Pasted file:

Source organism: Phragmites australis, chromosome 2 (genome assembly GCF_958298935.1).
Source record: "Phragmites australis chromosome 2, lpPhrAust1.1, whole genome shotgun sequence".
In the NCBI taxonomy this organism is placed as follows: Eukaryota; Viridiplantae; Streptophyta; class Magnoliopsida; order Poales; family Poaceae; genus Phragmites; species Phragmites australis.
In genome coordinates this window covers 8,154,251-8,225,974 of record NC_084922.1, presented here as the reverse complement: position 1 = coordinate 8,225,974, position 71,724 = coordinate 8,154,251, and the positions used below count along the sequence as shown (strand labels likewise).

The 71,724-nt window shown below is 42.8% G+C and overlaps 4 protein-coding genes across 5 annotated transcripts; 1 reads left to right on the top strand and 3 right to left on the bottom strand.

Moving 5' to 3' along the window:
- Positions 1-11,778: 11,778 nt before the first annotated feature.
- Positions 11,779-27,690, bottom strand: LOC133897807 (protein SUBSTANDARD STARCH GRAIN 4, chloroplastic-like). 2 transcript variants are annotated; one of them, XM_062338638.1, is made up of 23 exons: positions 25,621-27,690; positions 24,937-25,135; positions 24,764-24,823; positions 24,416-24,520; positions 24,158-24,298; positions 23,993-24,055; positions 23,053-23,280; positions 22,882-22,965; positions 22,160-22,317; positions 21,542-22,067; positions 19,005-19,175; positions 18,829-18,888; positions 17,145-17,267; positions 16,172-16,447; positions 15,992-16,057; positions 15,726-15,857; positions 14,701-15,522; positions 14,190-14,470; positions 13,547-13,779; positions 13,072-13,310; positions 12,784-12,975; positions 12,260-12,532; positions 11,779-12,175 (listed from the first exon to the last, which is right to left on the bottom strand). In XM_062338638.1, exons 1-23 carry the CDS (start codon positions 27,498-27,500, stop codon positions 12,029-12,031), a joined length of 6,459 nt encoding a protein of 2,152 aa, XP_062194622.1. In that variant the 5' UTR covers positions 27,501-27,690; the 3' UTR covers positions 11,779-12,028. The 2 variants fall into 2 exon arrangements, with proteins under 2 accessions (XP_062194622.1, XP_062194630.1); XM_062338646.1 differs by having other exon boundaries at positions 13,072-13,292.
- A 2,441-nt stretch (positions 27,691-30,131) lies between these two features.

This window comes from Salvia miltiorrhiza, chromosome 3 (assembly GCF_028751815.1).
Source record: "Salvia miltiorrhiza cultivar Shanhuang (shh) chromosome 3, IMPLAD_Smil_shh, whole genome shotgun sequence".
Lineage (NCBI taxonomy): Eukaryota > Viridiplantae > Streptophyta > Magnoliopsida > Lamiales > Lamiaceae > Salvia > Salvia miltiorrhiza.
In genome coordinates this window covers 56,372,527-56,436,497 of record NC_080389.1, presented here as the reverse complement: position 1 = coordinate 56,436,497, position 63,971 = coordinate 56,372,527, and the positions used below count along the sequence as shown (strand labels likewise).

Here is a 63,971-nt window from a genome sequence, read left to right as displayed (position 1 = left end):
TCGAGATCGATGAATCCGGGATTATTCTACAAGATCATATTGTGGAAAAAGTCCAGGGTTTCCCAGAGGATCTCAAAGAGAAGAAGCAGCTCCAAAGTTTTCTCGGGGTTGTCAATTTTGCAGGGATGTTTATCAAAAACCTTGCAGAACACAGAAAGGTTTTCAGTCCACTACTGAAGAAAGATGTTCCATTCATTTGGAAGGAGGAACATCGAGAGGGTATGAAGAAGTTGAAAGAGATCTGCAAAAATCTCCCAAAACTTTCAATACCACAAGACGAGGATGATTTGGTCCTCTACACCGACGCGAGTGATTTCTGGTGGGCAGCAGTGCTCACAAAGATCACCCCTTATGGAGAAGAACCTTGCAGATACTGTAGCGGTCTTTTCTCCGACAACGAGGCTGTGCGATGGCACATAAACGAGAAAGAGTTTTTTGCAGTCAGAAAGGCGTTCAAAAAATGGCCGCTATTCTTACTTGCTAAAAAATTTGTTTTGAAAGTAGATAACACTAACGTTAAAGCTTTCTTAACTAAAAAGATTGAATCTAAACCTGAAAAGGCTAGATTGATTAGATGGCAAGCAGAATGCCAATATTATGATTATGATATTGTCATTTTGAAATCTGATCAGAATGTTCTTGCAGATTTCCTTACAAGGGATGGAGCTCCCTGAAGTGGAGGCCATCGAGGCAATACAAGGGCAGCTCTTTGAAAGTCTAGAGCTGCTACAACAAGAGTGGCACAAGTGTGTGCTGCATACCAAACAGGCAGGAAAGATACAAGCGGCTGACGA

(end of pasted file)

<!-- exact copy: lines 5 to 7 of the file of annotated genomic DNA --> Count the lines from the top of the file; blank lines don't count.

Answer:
The 71,724-nt window shown below is 42.8% G+C and overlaps 4 protein-coding genes across 5 annotated transcripts; 1 reads left to right on the top strand and 3 right to left on the bottom strand.

Moving 5' to 3' along the window:
- Positions 1-11,778: 11,778 nt before the first annotated feature.